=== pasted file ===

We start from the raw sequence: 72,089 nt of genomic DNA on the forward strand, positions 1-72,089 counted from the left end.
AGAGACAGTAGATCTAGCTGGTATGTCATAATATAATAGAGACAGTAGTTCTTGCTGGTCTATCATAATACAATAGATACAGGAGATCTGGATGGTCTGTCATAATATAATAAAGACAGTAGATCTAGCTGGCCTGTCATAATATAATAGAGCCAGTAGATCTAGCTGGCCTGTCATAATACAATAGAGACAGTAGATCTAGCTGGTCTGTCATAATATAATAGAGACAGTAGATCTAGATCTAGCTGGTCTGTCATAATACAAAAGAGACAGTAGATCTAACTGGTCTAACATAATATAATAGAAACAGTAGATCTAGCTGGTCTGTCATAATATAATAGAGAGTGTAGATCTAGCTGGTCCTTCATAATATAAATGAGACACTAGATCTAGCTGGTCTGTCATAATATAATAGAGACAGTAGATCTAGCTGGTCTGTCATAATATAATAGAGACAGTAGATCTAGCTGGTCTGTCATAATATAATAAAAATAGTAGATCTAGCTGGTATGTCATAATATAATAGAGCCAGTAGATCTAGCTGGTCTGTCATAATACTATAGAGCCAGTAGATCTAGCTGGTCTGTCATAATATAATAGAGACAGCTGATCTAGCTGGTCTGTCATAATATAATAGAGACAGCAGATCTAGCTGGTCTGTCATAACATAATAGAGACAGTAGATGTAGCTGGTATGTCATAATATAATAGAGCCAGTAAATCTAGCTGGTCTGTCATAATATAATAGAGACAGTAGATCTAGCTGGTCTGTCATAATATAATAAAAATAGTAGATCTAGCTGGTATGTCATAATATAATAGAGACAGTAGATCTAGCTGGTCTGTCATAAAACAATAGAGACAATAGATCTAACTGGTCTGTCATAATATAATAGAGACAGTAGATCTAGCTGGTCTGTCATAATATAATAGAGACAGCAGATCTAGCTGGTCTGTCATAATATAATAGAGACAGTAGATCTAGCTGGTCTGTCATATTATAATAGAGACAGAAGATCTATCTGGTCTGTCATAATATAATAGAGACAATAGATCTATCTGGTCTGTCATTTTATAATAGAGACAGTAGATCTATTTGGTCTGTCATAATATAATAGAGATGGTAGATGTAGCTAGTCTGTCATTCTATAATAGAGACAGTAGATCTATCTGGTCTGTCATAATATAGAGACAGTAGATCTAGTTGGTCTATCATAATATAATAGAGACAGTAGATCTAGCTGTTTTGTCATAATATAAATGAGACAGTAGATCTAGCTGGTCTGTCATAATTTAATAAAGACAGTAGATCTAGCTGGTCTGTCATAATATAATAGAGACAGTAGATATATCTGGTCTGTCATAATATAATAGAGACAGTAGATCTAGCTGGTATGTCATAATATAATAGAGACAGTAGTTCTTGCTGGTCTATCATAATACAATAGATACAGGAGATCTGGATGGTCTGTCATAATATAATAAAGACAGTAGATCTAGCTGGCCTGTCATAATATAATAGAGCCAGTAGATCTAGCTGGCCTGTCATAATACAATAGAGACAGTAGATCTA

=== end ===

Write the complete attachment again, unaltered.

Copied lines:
We start from the raw sequence: 72,089 nt of genomic DNA on the forward strand, positions 1-72,089 counted from the left end.
AGAGACAGTAGATCTAGCTGGTATGTCATAATATAATAGAGACAGTAGTTCTTGCTGGTCTATCATAATACAATAGATACAGGAGATCTGGATGGTCTGTCATAATATAATAAAGACAGTAGATCTAGCTGGCCTGTCATAATATAATAGAGCCAGTAGATCTAGCTGGCCTGTCATAATACAATAGAGACAGTAGATCTAGCTGGTCTGTCATAATATAATAGAGACAGTAGATCTAGATCTAGCTGGTCTGTCATAATACAAAAGAGACAGTAGATCTAACTGGTCTAACATAATATAATAGAAACAGTAGATCTAGCTGGTCTGTCATAATATAATAGAGAGTGTAGATCTAGCTGGTCCTTCATAATATAAATGAGACACTAGATCTAGCTGGTCTGTCATAATATAATAGAGACAGTAGATCTAGCTGGTCTGTCATAATATAATAGAGACAGTAGATCTAGCTGGTCTGTCATAATATAATAAAAATAGTAGATCTAGCTGGTATGTCATAATATAATAGAGCCAGTAGATCTAGCTGGTCTGTCATAATACTATAGAGCCAGTAGATCTAGCTGGTCTGTCATAATATAATAGAGACAGCTGATCTAGCTGGTCTGTCATAATATAATAGAGACAGCAGATCTAGCTGGTCTGTCATAACATAATAGAGACAGTAGATGTAGCTGGTATGTCATAATATAATAGAGCCAGTAAATCTAGCTGGTCTGTCATAATATAATAGAGACAGTAGATCTAGCTGGTCTGTCATAATATAATAAAAATAGTAGATCTAGCTGGTATGTCATAATATAATAGAGACAGTAGATCTAGCTGGTCTGTCATAAAACAATAGAGACAATAGATCTAACTGGTCTGTCATAATATAATAGAGACAGTAGATCTAGCTGGTCTGTCATAATATAATAGAGACAGCAGATCTAGCTGGTCTGTCATAATATAATAGAGACAGTAGATCTAGCTGGTCTGTCATATTATAATAGAGACAGAAGATCTATCTGGTCTGTCATAATATAATAGAGACAATAGATCTATCTGGTCTGTCATTTTATAATAGAGACAGTAGATCTATTTGGTCTGTCATAATATAATAGAGATGGTAGATGTAGCTAGTCTGTCATTCTATAATAGAGACAGTAGATCTATCTGGTCTGTCATAATATAGAGACAGTAGATCTAGTTGGTCTATCATAATATAATAGAGACAGTAGATCTAGCTGTTTTGTCATAATATAAATGAGACAGTAGATCTAGCTGGTCTGTCATAATTTAATAAAGACAGTAGATCTAGCTGGTCTGTCATAATATAATAGAGACAGTAGATATATCTGGTCTGTCATAATATAATAGAGACAGTAGATCTAGCTGGTATGTCATAATATAATAGAGACAGTAGTTCTTGCTGGTCTATCATAATACAATAGATACAGGAGATCTGGATGGTCTGTCATAATATAATAAAGACAGTAGATCTAGCTGGCCTGTCATAATATAATAGAGCCAGTAGATCTAGCTGGCCTGTCATAATACAATAGAGACAGTAGATCTA